Those of you who complain about your computers; how slow, how big they they are and how they crash all too often should have struggled with this monster.
Nicknamed Baby, it whirred to life 60 years ago in a nondescript laboratory at Manchester University.
Among the components that made up this one tone monster were metal Post Office racks, garden fence posts, Meccano pieces and Spitfire radios left over from the war. It ran so hot that they had to keep the windows open even on cold days to stop it from crashing.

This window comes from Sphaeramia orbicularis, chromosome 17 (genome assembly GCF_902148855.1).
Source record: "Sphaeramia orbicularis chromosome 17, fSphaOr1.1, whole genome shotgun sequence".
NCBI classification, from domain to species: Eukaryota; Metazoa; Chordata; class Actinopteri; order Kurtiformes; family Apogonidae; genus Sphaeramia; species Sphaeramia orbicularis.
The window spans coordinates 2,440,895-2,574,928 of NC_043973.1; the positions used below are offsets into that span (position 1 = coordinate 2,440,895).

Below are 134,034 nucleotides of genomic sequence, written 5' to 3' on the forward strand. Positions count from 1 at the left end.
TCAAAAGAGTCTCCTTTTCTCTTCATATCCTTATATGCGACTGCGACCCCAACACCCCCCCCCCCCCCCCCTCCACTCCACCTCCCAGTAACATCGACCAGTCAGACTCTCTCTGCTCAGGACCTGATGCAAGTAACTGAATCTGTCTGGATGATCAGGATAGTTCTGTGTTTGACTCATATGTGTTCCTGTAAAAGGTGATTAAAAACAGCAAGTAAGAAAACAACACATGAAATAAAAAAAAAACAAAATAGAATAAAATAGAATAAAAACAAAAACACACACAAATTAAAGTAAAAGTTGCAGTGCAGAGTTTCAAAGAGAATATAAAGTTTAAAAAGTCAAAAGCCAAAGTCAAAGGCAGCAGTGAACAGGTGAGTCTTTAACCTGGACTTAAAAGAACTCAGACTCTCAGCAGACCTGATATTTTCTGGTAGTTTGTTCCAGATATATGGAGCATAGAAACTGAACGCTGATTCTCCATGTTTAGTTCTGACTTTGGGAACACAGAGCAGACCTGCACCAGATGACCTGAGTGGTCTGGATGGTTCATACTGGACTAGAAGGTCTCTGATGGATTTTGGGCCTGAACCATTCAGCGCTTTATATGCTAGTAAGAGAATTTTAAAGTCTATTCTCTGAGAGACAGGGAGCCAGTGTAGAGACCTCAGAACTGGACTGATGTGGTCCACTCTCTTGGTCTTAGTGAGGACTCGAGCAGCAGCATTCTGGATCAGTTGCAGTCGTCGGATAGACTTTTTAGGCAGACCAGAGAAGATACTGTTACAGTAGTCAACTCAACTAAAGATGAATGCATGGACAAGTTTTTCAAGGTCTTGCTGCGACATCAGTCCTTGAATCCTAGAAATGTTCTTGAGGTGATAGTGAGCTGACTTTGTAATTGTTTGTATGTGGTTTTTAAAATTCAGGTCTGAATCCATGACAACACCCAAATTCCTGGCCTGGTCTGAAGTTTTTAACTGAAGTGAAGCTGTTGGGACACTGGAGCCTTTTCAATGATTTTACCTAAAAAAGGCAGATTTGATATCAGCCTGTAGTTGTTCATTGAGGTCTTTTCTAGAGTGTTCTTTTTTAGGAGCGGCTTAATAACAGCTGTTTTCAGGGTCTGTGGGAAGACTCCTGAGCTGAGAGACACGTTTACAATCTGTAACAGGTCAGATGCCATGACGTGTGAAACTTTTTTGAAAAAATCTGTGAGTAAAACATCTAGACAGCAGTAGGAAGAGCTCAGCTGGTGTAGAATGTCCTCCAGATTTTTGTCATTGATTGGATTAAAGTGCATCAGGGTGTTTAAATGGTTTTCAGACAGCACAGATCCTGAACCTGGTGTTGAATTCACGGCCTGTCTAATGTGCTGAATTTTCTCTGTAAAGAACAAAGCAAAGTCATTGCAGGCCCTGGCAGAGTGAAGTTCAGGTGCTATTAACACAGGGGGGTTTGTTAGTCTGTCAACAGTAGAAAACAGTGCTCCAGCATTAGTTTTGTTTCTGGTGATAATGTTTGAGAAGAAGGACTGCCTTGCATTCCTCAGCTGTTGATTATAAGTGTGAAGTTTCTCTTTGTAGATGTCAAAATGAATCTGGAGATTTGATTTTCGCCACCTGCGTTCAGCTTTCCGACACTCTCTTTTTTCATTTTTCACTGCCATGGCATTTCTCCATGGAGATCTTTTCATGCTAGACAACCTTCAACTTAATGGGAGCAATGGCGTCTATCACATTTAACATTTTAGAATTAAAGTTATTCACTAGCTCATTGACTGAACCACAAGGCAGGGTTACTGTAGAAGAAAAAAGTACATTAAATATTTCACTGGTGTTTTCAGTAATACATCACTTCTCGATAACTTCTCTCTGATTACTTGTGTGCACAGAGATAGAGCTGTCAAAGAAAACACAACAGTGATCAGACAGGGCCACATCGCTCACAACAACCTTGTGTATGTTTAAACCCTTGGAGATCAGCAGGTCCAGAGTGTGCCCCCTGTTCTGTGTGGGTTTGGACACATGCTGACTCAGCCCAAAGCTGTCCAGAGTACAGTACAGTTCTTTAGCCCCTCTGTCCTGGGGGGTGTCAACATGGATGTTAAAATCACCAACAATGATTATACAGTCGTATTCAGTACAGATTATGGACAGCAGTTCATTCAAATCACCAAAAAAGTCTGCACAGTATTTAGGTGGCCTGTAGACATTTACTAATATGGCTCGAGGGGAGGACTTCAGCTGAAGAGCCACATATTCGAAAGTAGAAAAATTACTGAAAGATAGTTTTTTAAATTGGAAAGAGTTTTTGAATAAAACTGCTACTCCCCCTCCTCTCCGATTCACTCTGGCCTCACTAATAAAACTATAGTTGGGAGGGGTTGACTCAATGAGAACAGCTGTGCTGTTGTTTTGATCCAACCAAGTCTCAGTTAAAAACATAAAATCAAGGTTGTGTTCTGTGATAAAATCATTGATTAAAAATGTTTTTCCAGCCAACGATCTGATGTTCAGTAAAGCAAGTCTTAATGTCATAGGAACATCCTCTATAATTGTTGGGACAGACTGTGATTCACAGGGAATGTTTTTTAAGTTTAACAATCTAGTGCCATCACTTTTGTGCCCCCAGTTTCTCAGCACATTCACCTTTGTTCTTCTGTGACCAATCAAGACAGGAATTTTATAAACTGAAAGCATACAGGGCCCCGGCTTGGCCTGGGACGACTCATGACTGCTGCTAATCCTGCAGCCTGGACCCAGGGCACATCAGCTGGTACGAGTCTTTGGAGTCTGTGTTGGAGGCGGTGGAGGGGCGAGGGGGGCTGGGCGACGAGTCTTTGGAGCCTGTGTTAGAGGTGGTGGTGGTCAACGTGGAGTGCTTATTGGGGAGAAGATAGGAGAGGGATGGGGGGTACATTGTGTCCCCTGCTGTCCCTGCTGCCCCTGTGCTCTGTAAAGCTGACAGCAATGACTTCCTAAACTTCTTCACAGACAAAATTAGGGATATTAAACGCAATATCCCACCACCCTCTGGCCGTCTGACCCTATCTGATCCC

Instead of a screen, information, in the form of glowing dots and dashes, was read directly off the face of a cathode ray tube.
At first, it failed in its task to solve a problem involving prime numbers.
But shortly after 11am on June 21st 1948 the display tube lit up with the right answer - and the computer was born.
From thereon, as they say, "it was all history".